The highest mountaine we saw Northward wee called Perigrines mount, and a rocky river, where the Massawomeks went up, Willowbyes river (Bush), in honor of the towne our Captaine was borne in, and that honorable house the Lord Willowby, his most honored good friend. The Sasquesahanocks river (Susquehanna) we called Smiths falles; the next poynt to Tockwhogh, Pisings poynt; the next it poynt Bourne. Powells Isles and Smals poynt is by the river Bolus; and the little Bay at the head Profits poole; Watkins, Reads, and Momfords poynts are on each side Limbo; Ward, Cantrell, and Sicklemore, betwixt Patawomek and Pamaunkee, after the names of the discoverers. In all those places and the furthest we came up the rivers, we cut in trees so many crosses as we would, and in many places made holes in trees, wherein we writ notes, and in some places crosses of brasse, to signifie to any, English-men had beene there.


Pawtuxunt, R. Rapahanock, R.

Thus having sought all the inlets and rivers worth noting, we returned to discover the river of Pawtuxunt (Patuxent); these people we found very tractable, and more civill then any, we promised them, as also the Patawomeks to revenge them of the Massawomeks, but our purposes were crossed.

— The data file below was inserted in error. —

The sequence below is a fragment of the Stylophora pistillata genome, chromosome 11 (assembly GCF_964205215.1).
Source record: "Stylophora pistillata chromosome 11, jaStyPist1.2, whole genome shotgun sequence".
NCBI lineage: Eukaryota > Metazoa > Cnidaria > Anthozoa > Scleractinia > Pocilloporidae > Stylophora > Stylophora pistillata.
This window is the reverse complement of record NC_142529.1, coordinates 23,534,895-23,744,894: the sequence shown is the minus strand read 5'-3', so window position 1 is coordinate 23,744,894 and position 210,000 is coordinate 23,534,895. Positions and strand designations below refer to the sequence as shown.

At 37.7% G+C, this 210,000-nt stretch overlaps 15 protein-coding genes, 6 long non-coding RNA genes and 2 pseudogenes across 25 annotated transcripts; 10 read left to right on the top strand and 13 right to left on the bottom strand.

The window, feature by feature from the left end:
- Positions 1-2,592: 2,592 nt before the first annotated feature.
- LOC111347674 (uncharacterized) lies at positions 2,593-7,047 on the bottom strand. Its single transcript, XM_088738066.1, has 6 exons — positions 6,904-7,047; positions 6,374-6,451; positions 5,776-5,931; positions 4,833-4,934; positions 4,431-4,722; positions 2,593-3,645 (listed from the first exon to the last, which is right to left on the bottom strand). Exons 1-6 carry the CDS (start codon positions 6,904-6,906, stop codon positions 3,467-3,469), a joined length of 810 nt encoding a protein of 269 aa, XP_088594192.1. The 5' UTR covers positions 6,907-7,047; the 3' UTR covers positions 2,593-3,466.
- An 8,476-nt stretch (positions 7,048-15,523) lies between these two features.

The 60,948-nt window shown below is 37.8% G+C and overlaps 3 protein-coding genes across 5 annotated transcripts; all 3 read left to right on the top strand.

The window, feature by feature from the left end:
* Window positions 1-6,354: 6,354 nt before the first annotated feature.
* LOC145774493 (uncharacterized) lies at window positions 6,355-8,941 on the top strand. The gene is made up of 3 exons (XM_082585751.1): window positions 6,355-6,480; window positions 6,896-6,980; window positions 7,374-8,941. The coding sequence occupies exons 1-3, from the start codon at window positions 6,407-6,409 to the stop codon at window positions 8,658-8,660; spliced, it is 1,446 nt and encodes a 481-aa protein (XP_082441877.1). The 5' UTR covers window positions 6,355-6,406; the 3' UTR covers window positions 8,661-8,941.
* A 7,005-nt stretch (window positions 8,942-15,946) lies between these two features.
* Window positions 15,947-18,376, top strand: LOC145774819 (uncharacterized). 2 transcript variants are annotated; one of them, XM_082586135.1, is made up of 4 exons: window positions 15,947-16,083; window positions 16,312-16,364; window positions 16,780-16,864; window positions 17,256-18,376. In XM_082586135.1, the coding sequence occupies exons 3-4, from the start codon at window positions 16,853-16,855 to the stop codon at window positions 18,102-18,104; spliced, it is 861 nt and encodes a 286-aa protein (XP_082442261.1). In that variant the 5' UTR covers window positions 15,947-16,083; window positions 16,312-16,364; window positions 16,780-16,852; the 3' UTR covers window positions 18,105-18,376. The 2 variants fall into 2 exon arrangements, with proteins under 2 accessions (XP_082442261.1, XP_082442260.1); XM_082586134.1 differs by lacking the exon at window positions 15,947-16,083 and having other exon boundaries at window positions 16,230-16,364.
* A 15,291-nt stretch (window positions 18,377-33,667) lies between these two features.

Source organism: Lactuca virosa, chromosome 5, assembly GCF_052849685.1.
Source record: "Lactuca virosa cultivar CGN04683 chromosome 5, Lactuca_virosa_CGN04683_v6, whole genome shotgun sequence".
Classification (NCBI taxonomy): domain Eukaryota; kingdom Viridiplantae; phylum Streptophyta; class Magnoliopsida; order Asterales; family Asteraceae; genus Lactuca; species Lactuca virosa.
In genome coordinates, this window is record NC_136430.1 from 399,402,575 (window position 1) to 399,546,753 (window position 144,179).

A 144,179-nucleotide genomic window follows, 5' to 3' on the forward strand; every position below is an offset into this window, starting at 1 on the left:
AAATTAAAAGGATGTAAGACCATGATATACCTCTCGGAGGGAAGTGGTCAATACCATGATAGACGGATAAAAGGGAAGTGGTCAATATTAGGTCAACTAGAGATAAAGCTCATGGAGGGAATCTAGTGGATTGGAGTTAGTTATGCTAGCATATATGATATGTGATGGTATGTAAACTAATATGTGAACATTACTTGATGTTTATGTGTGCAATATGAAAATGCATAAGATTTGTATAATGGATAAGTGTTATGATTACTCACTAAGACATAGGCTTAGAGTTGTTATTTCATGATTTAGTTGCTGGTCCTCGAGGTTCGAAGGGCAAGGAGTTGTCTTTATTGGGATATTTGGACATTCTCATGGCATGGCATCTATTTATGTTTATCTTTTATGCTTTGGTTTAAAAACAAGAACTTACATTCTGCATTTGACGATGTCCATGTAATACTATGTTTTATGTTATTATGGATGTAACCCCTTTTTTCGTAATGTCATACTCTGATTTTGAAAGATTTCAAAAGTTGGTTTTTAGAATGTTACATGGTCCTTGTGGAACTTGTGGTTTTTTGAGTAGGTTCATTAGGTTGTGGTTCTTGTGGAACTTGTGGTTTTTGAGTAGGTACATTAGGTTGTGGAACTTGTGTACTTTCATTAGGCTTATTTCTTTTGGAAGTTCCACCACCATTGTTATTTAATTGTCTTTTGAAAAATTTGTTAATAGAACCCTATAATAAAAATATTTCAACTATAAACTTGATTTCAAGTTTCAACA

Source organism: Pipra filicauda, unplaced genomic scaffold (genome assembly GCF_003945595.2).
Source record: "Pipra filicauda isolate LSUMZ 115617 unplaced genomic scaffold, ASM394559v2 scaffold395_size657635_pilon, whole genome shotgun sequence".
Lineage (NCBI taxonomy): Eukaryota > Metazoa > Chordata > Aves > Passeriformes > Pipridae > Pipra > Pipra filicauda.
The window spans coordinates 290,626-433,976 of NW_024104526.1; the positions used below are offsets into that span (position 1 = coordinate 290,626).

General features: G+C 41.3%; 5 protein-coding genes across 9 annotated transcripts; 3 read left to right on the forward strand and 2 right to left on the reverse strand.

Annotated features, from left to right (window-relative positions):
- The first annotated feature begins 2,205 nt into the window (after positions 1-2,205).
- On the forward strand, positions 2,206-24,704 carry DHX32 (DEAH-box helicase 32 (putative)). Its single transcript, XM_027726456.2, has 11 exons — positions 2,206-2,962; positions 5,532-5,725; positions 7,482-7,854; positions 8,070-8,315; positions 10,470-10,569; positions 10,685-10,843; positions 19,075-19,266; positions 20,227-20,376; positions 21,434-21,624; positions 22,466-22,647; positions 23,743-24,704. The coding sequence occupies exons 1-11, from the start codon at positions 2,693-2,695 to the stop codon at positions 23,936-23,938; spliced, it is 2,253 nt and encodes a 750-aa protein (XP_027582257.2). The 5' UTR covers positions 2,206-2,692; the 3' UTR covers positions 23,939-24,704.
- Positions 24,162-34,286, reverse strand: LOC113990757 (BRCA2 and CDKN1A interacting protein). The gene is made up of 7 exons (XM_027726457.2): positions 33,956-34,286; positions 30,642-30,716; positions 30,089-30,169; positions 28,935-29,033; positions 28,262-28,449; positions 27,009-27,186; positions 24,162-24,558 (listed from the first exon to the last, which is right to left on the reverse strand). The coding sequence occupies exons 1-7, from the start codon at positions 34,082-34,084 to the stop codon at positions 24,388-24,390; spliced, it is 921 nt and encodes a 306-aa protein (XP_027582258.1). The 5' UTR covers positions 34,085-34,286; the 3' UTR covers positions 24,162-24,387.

In the discovery of this river some call Rapahanock, we were kindly entertained by the people of Moraughtacund; here we incountered our old friend Mosco, a lusty Salvage of Wighcocomoco upon the river of Patawomek, we supposed him some French mans sonne, because he had a thicke blacke bush beard, and the Salvages seldome have any at all, of which he was not a little proud, to see so many of his Countrymen. Wood and water he would fetch us, guide us any whether, cause divers of his Countrymen helpe us towe against winde or tyde from place to place till we came to Patawomek: there he rested till we returned from the head of the river, and occasioned our conduct to the mine we supposed Antimony. And in the place he fayled not to doe us all the good he could, perswading us in any case not to goe to the Rapahanocks, for they would kill us for being friends with the Moraughtacunds that but lately had stolne three of the Kings women. This we did thinke was but that his friends might onely have our trade: so we crossed the river to the Rapahanocks.